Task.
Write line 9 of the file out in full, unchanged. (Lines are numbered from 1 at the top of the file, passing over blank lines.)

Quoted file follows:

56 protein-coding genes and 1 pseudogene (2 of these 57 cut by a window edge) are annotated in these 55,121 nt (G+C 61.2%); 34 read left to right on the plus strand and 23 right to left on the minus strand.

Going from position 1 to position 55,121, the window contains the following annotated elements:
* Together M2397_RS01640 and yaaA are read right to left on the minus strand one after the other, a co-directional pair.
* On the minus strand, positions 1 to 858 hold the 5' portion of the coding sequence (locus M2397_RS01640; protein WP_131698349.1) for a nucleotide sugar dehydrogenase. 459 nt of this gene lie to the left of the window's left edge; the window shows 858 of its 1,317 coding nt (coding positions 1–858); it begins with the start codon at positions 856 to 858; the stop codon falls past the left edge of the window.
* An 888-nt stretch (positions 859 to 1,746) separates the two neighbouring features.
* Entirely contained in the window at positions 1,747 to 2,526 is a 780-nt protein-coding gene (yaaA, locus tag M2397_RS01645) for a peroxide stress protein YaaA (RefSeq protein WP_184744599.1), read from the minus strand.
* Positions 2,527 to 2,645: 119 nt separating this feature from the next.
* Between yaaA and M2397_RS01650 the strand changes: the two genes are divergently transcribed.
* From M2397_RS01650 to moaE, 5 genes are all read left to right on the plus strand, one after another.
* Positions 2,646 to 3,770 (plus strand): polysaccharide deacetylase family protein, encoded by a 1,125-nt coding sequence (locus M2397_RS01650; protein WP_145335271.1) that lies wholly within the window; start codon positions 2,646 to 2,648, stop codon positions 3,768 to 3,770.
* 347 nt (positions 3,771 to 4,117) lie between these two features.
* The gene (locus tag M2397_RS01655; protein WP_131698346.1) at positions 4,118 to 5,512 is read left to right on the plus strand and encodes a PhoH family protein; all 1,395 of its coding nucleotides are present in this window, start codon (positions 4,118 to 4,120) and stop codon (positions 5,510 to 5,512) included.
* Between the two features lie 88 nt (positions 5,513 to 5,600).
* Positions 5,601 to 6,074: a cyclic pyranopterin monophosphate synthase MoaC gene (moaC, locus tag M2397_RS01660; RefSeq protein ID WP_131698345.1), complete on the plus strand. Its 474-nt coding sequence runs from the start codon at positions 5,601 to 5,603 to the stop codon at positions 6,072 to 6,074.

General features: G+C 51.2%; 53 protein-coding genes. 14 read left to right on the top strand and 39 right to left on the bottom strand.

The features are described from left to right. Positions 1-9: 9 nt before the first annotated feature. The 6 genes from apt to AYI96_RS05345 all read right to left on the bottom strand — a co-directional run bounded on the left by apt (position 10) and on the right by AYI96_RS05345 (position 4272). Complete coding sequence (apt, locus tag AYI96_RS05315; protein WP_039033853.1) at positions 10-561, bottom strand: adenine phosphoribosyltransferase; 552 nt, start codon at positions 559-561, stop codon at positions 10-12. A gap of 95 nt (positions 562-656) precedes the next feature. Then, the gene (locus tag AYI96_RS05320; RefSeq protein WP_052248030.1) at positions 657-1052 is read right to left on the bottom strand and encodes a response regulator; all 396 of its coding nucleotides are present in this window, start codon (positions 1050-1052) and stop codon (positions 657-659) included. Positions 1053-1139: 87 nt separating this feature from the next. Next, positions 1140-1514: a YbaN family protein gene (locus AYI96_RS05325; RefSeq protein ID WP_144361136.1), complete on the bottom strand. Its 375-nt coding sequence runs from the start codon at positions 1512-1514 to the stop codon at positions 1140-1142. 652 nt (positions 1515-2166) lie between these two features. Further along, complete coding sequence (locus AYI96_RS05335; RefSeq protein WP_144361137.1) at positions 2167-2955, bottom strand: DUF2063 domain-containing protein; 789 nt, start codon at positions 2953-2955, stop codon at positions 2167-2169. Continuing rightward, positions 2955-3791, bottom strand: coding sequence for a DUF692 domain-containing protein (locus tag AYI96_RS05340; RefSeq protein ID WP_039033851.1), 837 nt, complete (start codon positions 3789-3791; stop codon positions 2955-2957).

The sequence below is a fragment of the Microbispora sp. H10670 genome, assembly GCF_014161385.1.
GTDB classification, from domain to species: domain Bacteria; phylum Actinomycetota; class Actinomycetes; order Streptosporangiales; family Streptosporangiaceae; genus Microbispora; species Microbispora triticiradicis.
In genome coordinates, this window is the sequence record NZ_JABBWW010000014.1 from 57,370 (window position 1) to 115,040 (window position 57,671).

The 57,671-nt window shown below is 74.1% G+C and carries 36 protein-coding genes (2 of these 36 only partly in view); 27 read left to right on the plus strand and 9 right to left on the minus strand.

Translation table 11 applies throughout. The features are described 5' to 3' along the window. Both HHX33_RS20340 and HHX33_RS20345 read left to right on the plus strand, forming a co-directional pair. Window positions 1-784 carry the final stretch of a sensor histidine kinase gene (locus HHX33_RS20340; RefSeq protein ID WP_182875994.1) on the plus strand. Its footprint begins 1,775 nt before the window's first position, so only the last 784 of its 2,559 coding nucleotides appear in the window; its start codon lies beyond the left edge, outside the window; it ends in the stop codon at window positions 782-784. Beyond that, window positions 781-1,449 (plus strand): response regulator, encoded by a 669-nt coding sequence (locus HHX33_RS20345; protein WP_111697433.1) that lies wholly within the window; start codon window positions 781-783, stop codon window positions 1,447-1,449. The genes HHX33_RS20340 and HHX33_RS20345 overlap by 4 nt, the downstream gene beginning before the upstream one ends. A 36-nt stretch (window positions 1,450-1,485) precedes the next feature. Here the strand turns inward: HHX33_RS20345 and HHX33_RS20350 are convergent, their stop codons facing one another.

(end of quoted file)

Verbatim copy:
* From M2397_RS01650 to moaE, 5 genes are all read left to right on the plus strand, one after another.